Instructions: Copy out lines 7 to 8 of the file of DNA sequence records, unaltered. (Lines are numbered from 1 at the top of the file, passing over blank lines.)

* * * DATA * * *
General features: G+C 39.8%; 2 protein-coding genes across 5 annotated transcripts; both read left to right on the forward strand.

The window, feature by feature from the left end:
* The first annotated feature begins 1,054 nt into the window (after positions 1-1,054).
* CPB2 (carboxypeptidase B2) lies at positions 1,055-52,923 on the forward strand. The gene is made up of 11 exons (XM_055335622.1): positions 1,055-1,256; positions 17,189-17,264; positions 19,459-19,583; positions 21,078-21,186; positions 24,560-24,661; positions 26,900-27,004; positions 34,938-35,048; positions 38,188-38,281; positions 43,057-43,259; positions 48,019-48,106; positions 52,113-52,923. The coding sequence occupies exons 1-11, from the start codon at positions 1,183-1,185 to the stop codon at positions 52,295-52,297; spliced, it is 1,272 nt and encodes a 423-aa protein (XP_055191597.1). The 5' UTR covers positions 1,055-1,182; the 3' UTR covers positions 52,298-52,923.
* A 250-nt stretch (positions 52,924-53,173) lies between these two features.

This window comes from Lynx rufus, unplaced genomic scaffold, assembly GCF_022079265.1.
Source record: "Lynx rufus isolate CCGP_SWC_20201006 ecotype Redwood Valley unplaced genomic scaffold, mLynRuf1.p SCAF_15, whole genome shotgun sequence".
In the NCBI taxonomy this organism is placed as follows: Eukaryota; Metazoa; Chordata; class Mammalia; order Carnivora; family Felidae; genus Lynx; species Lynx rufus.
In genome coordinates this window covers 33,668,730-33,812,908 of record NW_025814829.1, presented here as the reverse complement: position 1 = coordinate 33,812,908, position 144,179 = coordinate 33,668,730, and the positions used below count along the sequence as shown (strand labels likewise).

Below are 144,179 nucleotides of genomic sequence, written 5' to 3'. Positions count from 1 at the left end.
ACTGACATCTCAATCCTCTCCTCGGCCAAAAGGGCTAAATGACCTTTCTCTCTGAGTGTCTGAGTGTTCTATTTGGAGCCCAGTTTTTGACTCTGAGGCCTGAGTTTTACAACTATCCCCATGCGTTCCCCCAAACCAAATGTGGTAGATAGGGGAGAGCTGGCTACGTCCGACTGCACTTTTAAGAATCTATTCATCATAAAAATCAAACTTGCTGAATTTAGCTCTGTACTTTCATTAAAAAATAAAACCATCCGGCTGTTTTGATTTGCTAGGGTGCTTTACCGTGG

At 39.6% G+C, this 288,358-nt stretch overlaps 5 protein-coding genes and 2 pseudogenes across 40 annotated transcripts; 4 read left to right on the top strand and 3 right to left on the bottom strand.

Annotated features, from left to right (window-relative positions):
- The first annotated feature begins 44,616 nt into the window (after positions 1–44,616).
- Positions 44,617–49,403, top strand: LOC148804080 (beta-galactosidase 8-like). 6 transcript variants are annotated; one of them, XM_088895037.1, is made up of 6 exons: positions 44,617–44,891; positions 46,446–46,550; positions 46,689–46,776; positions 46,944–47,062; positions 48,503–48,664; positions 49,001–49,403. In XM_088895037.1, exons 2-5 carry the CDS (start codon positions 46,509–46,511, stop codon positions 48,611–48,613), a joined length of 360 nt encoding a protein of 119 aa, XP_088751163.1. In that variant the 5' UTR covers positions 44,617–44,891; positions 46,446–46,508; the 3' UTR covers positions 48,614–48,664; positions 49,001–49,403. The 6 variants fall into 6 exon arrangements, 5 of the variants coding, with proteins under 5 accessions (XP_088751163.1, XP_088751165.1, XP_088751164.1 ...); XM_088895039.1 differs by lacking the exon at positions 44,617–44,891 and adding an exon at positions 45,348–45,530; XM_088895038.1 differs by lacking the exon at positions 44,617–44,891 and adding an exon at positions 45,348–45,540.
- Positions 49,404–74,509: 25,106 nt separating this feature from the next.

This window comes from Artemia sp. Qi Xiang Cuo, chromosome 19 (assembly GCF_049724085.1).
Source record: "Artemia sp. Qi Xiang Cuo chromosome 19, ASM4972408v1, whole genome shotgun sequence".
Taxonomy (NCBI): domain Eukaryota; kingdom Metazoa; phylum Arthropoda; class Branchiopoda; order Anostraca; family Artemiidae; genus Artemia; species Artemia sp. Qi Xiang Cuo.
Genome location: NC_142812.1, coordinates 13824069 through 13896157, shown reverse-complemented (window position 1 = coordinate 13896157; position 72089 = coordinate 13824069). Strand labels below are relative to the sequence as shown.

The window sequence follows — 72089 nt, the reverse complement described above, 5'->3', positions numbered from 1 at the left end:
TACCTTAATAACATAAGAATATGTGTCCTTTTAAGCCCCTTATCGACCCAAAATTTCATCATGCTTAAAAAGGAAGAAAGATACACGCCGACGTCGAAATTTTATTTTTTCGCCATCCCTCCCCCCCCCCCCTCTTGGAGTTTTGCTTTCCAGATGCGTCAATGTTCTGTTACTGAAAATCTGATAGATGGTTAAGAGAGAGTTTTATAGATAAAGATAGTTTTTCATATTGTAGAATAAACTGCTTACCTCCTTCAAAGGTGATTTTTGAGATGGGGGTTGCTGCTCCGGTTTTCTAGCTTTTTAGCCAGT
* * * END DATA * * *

Source record: "Lynx rufus isolate CCGP_SWC_20201006 ecotype Redwood Valley unplaced genomic scaffold, mLynRuf1.p SCAF_15, whole genome shotgun sequence".
In the NCBI taxonomy this organism is placed as follows: Eukaryota; Metazoa; Chordata; class Mammalia; order Carnivora; family Felidae; genus Lynx; species Lynx rufus.